Dungeness crabs (Cancer magister) occur throughout Washington waters, including the outer coast (mostly in coastal estuaries) and inland waters. Dungeness crabs use different habitats throughout their life cycle: as larvae they are planktonic, as juveniles they are found in intertidal mixed sand or gravel areas with algae or eelgrass (Holsman et al. 2006) and as adults they are found in subtidal or intertidal areas on sand, mud, or associated with eelgrass beds. Bare habitats are infrequently used by juveniles, most likely due to a lack of refuge from predation and decreased food abundance (McMillan et al. 1995). Vegetated, intertidal estuaries appear to be important nursery habitats for young crabs (Stevens and Armstrong 1984); older crabs have been shown to move progressively into unvegetated subtidal channels (Dinnel et al. 1986, Dethier 2006).
As predators and scavengers, Dungeness crabs feed upon a broad range of prey including small mollusks, crustaceans, clams, and fishes. They also prey for a wide variety of taxa, which varies with their life history stage. Larvae are preyed upon by coho and Chinook salmon and rockfishes; juveniles by a wide variety of fishes; and adults by fishes, seals, octopuses, and each other (generally when molting) (Orcutt et al. 1976, Reilly 1983, Dethier 2006).
Threats to Dungeness crabs include: low dissolved oxygen, variation in temperature and salinity, fisheries, habitat alteration or loss, and pollutants such as insecticides, hydrocarbons from oil spills and heavy metals. Because juvenile crabs rely on estuarine habitats and are also potentially more sensitive to toxins, early life history stages are likely to be more influenced by human activities (Dethier 2006).
As observed in Hood Canal, low-oxygen conditions can upend the lives of Dungeness crabs trying to stay alive. Levels of dissolved oxygen can alter predator-prey relationships for a multitude of species, affecting populations throughout the food web. Part two of our series "Oxygen for life" examines a crab case study.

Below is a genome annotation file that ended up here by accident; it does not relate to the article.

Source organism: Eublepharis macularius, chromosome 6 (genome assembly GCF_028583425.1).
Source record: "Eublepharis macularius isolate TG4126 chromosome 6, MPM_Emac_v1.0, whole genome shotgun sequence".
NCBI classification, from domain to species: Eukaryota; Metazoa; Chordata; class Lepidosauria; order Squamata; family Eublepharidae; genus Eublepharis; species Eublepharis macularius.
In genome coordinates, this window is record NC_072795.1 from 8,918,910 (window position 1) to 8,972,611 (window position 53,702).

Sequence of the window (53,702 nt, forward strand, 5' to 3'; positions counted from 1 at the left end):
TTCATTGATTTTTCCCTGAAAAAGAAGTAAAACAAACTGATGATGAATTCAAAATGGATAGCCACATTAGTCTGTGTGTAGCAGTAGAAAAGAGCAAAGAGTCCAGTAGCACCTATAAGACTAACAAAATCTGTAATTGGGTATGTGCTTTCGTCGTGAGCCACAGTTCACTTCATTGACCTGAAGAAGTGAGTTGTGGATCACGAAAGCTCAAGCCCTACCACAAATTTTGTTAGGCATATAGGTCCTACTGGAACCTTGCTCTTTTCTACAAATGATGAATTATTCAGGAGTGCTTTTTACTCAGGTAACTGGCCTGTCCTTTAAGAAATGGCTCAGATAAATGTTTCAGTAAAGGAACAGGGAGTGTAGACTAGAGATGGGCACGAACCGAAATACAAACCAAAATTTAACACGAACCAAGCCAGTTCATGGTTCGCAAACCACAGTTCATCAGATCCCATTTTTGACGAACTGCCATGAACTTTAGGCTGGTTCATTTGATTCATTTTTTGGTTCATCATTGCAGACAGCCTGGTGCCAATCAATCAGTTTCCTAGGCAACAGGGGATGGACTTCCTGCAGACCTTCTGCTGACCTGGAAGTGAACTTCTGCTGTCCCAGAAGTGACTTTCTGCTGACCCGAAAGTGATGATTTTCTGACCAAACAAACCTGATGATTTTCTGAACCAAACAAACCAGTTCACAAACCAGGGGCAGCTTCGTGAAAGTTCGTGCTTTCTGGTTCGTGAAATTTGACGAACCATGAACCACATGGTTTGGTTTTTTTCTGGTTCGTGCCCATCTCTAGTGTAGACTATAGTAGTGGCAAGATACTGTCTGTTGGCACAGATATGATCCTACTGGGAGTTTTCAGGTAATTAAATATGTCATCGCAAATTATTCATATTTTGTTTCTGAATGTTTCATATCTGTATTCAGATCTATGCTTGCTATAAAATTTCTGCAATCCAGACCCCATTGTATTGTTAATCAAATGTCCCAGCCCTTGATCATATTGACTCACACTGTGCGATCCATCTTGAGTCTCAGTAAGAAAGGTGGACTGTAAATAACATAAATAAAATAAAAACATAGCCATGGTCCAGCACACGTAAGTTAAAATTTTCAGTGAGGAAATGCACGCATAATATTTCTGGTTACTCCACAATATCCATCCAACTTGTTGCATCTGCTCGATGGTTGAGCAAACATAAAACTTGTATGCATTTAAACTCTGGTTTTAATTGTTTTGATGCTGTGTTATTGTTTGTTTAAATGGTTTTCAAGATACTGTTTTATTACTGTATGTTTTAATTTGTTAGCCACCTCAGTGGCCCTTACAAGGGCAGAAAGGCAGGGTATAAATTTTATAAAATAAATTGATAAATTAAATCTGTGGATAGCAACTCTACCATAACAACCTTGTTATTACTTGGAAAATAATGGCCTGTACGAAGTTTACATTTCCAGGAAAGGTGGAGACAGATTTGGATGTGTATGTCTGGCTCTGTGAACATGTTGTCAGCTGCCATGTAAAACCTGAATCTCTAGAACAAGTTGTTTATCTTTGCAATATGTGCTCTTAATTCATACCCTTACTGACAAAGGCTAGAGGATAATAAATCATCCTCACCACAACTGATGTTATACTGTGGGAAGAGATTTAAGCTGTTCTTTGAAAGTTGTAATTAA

Last summer, scientists met at the University of Washington to address alarming findings concerning the rapid acidification of the world's oceans. Experts at that symposium warned that wildlife in the Salish Sea, from salmon to shellfish, may start to see significant effects from changing water chemistry within the next 10 to 20 years. This article summarizes the symposium's key findings and was commissioned and edited by the Washington Ocean Acidification Center which hosted the gathering. Funds for the article were provided by the Washington state legislature. [A version of this article was originally published by the Washington Ocean Acidification Center.]
Ocean acidification may be twice as extreme in Puget Sound’s seagrass habitats, threatening Dungeness crabs
Ocean acidification could be up to twice as severe in fragile seagrass habitats as it is in the open ocean, according to a study published last April in the Proceedings of the National Academy of Sciences. The conditions may threaten Dungeness crabs by 2050 and will be especially pronounced in the winter, the study says.
A 2017 report from the Puget Sound Ecosystem Monitoring Program presents an overview of selected recent monitoring and research activities focused on toxic contaminants in the Salish Sea.
This is the executive summary from a technical report produced for the Puget Sound Nearshore Partnership on Valued Ecosystem Components (VEC). The entire document is included as a PDF with this summary.